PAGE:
— The Honorable Peter Stirling and What People Thought of Him • Paul Leicester Ford

... she said, leaning on her stick, the queerest rag-bag of a figure—crooked wig, rusty black dress, and an unspeakable bonnet—"you are a saint, of course, and I am a quarrelsome old sinner; I like society, and you, I believe, regard it as a grove of barren fig-trees. I don't care a rap for my neighbor if he ...
— The Testing of Diana Mallory • Mrs. Humphry Ward

... thought you didn't see her at all. One of her eyes was set where her nose should be and there was an ear in its place, and her nose itself was hanging out of her chin, and she had whiskers round it. She was dressed in a red rag that was really a hole with a fringe on it, and she was singing "Oh, hush thee, my one love" to a cat that ...
— Irish Fairy Tales • James Stephens

... flat-iron on the stove, Ellen burnt her fingers so as to make her hop. She did not cry; for she remembered her promise. Patience wet a cloth with cold water, and put it on the burn; then she remembered that common brown soap was the best thing for a burn, so she spread some soap on a cotton rag and put that on. Soon the pain was gone, and Ellen ran and told her mother what ...
— The Nursery, November 1877, Vol. XXII. No. 5 - A Monthly Magazine for Youngest Readers • Various

... and stars—hoist the rag, thou galiant sailior; go it strong as it can be mixed. For the star-spangled banner in triumph shall wave o'er the land of the free and the ...
— Continental Monthly , Vol I, Issue I, January 1862 - Devoted to Literature and National Policy • Various

... de —, hence. laisser, to allow, leave. lambeau, m., rag, tatter. langage, m., language. langue, f., tongue. larme, f., tear. las, -se, tired, weary. lasser, to weary, pall upon; se —, to tire, grow weary. lg-er, -re, light. lopard, m., leopard, leur, their; to them, them. lever, to lift, raise; se —, to arise. libation, f., libation ...
— Esther • Jean Racine

... exclaimed the miner, "if ever I saw a rag in my shack before that would leave a white mark on anything! Say!" And he took off ...
— Bruvver Jim's Baby • Philip Verrill Mighels

... wall ladder, push it along that narrow hallway, moving boxes aside as he went, and stop somewhere along the wall. Then he'd scramble up the ladder, pull out a bin, fumble around in it, and come out with the article in question. He'd blow the dust off it, polish it with a rag, scramble down the ladder, and say: "Here 'tis. Thought I had one. Let's go back in the back and ...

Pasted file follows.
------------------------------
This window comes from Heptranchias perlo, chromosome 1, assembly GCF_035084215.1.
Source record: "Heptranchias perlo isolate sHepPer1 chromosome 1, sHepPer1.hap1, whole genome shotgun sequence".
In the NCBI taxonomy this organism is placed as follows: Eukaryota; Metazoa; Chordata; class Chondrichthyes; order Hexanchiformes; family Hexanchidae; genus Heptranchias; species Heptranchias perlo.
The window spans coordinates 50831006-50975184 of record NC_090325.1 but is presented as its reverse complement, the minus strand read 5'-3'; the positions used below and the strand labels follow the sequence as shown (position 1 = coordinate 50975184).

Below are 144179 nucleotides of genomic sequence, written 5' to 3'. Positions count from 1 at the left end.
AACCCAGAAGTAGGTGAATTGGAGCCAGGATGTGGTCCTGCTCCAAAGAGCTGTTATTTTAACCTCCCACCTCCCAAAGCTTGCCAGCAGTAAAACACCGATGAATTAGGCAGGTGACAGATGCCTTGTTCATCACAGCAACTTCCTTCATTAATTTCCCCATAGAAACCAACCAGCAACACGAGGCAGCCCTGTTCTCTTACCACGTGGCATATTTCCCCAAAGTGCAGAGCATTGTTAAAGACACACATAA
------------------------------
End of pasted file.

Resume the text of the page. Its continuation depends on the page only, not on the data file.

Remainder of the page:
— Unwise Child • Gordon Randall Garrett

... lovely lookin' from the outside with their thatched roofs, some on 'em with little bushes growin' out on the thatch and little bunches of grass growin' out under the eaves. The children of the poor are entirely naked and don't have a rag on 'em until they're ten or twelve. A lot of 'em come up to the jinrikishas and called out "oh-hi-o" to Josiah, and he shook his head and ...
— Around the World with Josiah Allen's Wife • Marietta Holley

... what do you think of a man who can play like that, and who is out on the road for a living just because he knows it's a sure thing? Music! That's my gift. And I've buried it. Why? Because the public won't take a fat man seriously. When he sits down at the piano they begin to howl for Italian rag. Why, I'd rather play the piano in a five-cent moving picture house than do what I'm doing now. But the old man wanted his son to be a business man, not a crazy, piano-playing galoot. That's the way he put it. And I was darn fool ...
— Roast Beef, Medium • Edna Ferber

... of vespers, the same day, October 15th, the choir of St. Paul's took up the headless body of the prelate and conveyed it to St. Paul's, but, on being informed that he died under sentence, the body was brought to St. Clement's beyond the Temple, but was ejected; so that the naked corpse, with a rag given by the charity of a woman, was laid on the spot called 'Le Lawles Cherche,' and without any grave, lay there with those of his two esquires, without office of priest or clerk. His house was attacked, the gates burned, quantities of jewels ...
— Bell's Cathedrals: The Cathedral Church of Exeter - A Description of Its Fabric and a Brief History of the Episcopal See • Percy Addleshaw

... pianist has taken possession of it. He has been selected by no one in authority, elected by no committee. He has occurred, emerged from the mass of men; by virtue of some energy within him has made good his position in front of the instrument. He flogs the keys, and above the babel of talk sounds some rag-time melody, once popular, now forgotten or despised at home. Here or there a voice takes up the tune and ...
— A Padre in France • George A. Birmingham